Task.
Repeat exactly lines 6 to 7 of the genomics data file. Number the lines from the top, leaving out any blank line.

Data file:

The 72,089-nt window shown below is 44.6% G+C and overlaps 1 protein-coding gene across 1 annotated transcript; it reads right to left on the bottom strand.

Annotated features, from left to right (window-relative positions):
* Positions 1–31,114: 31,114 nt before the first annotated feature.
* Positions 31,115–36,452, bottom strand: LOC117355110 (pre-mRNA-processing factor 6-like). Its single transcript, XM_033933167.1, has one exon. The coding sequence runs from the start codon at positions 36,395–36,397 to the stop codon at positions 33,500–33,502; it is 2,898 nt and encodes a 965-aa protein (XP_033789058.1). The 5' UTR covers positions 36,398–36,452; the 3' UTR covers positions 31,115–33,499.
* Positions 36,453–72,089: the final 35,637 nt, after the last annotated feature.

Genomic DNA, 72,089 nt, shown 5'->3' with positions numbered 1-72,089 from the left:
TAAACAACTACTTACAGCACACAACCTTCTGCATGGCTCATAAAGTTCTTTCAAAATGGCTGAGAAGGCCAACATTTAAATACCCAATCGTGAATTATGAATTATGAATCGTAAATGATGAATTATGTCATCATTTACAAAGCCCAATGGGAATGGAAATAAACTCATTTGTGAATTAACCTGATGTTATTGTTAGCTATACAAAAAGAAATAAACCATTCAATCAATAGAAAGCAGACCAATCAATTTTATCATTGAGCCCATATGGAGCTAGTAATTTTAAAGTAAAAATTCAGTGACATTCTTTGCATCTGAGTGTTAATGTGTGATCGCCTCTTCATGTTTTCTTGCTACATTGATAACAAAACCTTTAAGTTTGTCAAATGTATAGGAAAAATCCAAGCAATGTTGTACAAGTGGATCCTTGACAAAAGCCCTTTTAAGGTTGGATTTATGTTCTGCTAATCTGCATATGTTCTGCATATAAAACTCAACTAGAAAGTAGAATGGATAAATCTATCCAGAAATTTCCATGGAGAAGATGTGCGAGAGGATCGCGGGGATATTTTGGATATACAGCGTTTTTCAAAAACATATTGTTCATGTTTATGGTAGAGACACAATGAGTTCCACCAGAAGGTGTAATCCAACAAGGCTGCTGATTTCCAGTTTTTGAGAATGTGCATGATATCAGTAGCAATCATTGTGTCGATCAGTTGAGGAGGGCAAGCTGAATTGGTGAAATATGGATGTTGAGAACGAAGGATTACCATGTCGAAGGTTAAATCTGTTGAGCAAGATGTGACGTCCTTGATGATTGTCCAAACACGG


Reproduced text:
Genomic DNA, 72,089 nt, shown 5'->3' with positions numbered 1-72,089 from the left:
TAAACAACTACTTACAGCACACAACCTTCTGCATGGCTCATAAAGTTCTTTCAAAATGGCTGAGAAGGCCAACATTTAAATACCCAATCGTGAATTATGAATTATGAATCGTAAATGATGAATTATGTCATCATTTACAAAGCCCAATGGGAATGGAAATAAACTCATTTGTGAATTAACCTGATGTTATTGTTAGCTATACAAAAAGAAATAAACCATTCAATCAATAGAAAGCAGACCAATCAATTTTATCATTGAGCCCATATGGAGCTAGTAATTTTAAAGTAAAAATTCAGTGACATTCTTTGCATCTGAGTGTTAATGTGTGATCGCCTCTTCATGTTTTCTTGCTACATTGATAACAAAACCTTTAAGTTTGTCAAATGTATAGGAAAAATCCAAGCAATGTTGTACAAGTGGATCCTTGACAAAAGCCCTTTTAAGGTTGGATTTATGTTCTGCTAATCTGCATATGTTCTGCATATAAAACTCAACTAGAAAGTAGAATGGATAAATCTATCCAGAAATTTCCATGGAGAAGATGTGCGAGAGGATCGCGGGGATATTTTGGATATACAGCGTTTTTCAAAAACATATTGTTCATGTTTATGGTAGAGACACAATGAGTTCCACCAGAAGGTGTAATCCAACAAGGCTGCTGATTTCCAGTTTTTGAGAATGTGCATGATATCAGTAGCAATCATTGTGTCGATCAGTTGAGGAGGGCAAGCTGAATTGGTGAAATATGGATGTTGAGAACGAAGGATTACCATGTCGAAGGTTAAATCTGTTGAGCAAGATGTGACGTCCTTGATGATTGTCCAAACACGG